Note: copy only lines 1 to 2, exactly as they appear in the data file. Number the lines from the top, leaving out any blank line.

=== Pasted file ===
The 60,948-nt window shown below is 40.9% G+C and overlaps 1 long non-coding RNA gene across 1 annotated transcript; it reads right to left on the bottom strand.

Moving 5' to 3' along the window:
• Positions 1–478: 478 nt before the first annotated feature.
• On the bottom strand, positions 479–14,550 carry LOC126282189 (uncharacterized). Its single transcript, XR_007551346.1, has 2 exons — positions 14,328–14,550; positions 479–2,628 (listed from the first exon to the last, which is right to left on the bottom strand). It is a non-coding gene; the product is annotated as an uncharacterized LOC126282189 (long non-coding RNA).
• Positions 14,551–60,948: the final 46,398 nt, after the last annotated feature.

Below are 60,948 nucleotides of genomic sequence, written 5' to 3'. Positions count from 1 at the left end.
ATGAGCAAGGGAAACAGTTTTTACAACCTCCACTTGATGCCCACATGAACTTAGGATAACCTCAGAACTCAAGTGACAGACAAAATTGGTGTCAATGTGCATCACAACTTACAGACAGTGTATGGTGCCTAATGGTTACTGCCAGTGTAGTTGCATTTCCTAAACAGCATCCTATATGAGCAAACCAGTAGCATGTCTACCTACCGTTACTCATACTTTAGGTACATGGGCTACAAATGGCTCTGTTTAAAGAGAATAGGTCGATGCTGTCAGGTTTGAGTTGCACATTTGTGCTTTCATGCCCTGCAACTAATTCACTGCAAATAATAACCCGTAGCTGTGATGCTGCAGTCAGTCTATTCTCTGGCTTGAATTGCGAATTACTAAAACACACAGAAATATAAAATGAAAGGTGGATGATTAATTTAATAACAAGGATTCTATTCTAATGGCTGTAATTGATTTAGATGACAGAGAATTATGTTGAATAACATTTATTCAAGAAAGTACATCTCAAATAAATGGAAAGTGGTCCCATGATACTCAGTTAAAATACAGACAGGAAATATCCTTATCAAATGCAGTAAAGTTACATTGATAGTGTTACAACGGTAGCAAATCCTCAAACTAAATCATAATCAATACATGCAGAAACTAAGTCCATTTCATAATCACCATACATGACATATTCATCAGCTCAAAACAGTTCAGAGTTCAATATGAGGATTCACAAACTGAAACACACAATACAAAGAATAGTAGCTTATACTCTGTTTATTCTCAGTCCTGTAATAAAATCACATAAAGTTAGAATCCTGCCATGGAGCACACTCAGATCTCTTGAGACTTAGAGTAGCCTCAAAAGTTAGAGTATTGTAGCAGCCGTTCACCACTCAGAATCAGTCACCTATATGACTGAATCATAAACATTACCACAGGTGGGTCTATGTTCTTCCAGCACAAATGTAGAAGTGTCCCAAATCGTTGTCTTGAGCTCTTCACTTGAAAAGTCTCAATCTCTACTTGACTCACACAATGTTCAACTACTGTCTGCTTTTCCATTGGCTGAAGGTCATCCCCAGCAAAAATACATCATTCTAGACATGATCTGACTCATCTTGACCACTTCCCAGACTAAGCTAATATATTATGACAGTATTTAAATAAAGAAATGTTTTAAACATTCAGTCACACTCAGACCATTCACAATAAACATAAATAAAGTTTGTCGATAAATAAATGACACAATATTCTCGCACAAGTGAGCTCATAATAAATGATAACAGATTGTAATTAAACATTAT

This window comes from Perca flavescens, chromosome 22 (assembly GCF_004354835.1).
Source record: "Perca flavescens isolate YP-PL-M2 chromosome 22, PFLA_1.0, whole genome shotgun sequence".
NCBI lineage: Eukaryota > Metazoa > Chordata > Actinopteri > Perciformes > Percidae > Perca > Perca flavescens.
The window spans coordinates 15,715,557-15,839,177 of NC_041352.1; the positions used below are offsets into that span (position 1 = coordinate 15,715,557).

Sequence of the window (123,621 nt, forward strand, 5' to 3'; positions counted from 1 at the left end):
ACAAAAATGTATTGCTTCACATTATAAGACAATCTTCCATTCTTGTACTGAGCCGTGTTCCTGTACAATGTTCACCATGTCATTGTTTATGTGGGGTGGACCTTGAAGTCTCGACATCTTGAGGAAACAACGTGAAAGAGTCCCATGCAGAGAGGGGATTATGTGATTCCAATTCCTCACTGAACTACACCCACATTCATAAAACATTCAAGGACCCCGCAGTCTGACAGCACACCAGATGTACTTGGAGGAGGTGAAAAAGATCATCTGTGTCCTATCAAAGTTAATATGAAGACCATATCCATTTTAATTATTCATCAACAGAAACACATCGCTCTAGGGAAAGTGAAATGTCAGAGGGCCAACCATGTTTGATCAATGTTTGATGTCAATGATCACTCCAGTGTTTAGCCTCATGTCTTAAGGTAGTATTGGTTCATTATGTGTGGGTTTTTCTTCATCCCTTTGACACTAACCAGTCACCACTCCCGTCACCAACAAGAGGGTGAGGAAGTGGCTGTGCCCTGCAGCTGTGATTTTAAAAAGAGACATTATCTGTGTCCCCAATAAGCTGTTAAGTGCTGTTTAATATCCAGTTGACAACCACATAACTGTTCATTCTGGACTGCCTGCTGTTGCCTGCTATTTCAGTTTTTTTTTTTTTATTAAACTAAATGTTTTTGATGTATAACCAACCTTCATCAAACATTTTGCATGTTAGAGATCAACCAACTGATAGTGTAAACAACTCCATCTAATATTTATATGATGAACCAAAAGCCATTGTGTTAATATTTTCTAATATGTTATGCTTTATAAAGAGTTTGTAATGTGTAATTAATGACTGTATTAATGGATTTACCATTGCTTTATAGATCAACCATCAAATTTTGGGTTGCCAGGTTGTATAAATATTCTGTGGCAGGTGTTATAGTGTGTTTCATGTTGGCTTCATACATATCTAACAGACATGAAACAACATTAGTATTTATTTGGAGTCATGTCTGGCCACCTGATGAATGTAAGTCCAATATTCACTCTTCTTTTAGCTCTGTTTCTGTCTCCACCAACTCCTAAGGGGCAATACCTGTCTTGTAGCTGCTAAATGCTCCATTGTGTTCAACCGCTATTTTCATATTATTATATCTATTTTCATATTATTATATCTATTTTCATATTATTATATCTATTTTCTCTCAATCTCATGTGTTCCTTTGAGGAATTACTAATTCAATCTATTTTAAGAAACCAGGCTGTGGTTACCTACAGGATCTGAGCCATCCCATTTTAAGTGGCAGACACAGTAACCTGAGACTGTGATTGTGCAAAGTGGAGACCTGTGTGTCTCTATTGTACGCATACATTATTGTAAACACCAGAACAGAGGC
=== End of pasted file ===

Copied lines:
The 60,948-nt window shown below is 40.9% G+C and overlaps 1 long non-coding RNA gene across 1 annotated transcript; it reads right to left on the bottom strand.

Moving 5' to 3' along the window: